Congress is on the cusp of historic pro-growth tax reform that will make America more competitive and encourage investment here at home.
You may be wondering, what’s in the legislation? While we won’t know all the specifics of the final bill until it’s released by lawmakers later this week, what we do know all points to very good news for businesses of all sizes and those who they employ.
Lower rates for businesses
Both the House and Senate versions of the Tax Cuts and Jobs Act significantly lower tax rates for businesses of all sizes and structures.
Most small businesses can look forward to a rate in the mid-20s, down from the high-30s, giving a much-needed shot in the arm to Main Streets across America.
The current U.S. corporate tax rate of 35% makes the U.S. a global outlier and has been a weight around the necks of businesses for years. With an expected rate of 21%, business leaders will now get to make decisions based more on the merits than on the tax consequences, resulting in more investment in new facilities, upgraded tools, and hiring more workers.
Nations have been lowering their corporate tax rates for years.
New international system
Our global competitors have been lowering their tax rates and adjusting their international tax rules for years, as they try to lure companies and investment away from the U.S. Tax reform will make America competitive again by lowering the rates, as discussed above, and moving us to a territorial system. The United States will now be the one luring companies and investment from abroad, and countries are taking note.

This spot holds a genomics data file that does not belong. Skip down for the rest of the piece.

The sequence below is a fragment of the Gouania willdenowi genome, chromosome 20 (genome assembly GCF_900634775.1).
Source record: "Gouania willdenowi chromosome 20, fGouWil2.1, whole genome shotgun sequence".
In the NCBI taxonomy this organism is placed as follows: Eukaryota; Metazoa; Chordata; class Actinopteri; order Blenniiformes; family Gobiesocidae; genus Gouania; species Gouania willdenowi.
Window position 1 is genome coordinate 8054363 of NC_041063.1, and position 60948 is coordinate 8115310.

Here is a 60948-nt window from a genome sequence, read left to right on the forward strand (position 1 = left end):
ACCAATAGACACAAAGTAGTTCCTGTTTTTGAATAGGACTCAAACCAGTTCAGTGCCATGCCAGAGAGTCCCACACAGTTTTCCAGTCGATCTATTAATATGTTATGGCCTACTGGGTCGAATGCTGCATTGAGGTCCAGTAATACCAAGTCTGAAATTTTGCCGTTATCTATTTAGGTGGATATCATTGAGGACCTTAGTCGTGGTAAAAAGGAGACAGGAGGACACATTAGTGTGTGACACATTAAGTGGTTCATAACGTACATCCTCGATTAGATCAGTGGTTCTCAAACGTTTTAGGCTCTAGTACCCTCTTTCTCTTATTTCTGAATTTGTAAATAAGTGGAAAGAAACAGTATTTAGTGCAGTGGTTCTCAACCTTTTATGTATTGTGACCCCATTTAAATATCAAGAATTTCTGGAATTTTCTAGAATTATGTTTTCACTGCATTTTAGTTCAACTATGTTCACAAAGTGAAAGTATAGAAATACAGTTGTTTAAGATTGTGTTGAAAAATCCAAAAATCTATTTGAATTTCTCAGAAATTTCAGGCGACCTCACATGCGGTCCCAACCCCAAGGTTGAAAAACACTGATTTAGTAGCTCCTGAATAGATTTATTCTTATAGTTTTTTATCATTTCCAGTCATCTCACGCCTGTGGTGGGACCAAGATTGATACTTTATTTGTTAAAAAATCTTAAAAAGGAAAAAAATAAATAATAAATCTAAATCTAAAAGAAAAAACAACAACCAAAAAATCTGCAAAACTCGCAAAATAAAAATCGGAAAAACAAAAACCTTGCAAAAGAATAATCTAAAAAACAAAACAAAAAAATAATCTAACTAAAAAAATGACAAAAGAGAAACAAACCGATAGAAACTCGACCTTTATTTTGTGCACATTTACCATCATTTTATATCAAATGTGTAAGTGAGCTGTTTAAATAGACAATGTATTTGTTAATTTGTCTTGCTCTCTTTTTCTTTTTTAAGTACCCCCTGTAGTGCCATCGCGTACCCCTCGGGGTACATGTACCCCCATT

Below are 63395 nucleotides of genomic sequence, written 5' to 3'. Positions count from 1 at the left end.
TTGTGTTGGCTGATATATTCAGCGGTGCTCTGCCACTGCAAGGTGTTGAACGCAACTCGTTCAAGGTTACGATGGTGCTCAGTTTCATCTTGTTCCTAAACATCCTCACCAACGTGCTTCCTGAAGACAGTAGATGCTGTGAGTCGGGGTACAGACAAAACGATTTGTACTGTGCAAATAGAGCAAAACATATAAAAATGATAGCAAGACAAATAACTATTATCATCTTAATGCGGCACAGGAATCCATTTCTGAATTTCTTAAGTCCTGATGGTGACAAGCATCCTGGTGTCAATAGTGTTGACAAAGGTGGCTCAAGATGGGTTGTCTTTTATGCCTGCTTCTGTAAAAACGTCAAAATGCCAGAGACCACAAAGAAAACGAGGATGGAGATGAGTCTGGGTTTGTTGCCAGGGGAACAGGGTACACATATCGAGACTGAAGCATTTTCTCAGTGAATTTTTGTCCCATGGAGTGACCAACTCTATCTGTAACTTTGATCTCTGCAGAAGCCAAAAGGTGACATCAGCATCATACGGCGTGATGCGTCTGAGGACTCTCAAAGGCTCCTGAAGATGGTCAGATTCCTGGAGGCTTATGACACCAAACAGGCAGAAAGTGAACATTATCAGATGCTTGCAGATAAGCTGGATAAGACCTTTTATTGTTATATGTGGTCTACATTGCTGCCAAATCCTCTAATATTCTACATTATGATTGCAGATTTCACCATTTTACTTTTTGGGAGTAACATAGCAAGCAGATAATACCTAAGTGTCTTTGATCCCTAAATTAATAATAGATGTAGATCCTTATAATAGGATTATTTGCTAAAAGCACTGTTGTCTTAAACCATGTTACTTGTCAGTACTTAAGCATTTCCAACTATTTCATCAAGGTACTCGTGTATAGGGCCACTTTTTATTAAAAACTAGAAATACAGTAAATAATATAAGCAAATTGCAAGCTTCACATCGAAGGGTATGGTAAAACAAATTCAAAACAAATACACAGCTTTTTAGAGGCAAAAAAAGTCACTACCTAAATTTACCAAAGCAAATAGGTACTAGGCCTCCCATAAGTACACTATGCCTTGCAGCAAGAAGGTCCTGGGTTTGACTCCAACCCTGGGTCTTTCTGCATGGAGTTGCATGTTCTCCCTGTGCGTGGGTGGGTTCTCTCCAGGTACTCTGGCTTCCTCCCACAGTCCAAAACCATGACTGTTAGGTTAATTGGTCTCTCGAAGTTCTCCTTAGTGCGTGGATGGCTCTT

The Wall Street Journal reported this week that China is worried that the U.S. will gain a competitive edge from tax reform.
An official involved in Beijing’s deliberations called Washington’s tax plan a “gray rhino,” an obvious danger in China’s economy that shouldn’t be ignored. “We’ll likely have some tough battles in the first quarter,” the official said.
Under the tax plan now going through the U.S. legislative process, America’s corporate levy could drop to about 20% from 35%. Over the next few years, economists say, that could spur manufacturers—whether American or Chinese—to opt to set up plants in the U.S. rather than China, where total tax burdens on companies are among the highest of major economies.
And several European finance ministers have lodged their complaints with the administration.
When foreign countries are worried investment and business activity will soon flow away from them and to the U.S., we know we are on the right track.
The expensing provisions in the tax legislation provide the rocket fuel for economic growth. By allowing for quicker cost recovery through full expensing, businesses will have the confidence they need to take risks and invest in their future, without being penalized by the tax code.
According to the Tax Foundation Taxes and Growth Model, the plan being considered by Congress is a pro-growth tax plan that would increase our Gross Domestic Product, raise wages for American workers, and create more jobs here in America.
So as Tom Donohue said recently, “Let’s get on with it and get it done.”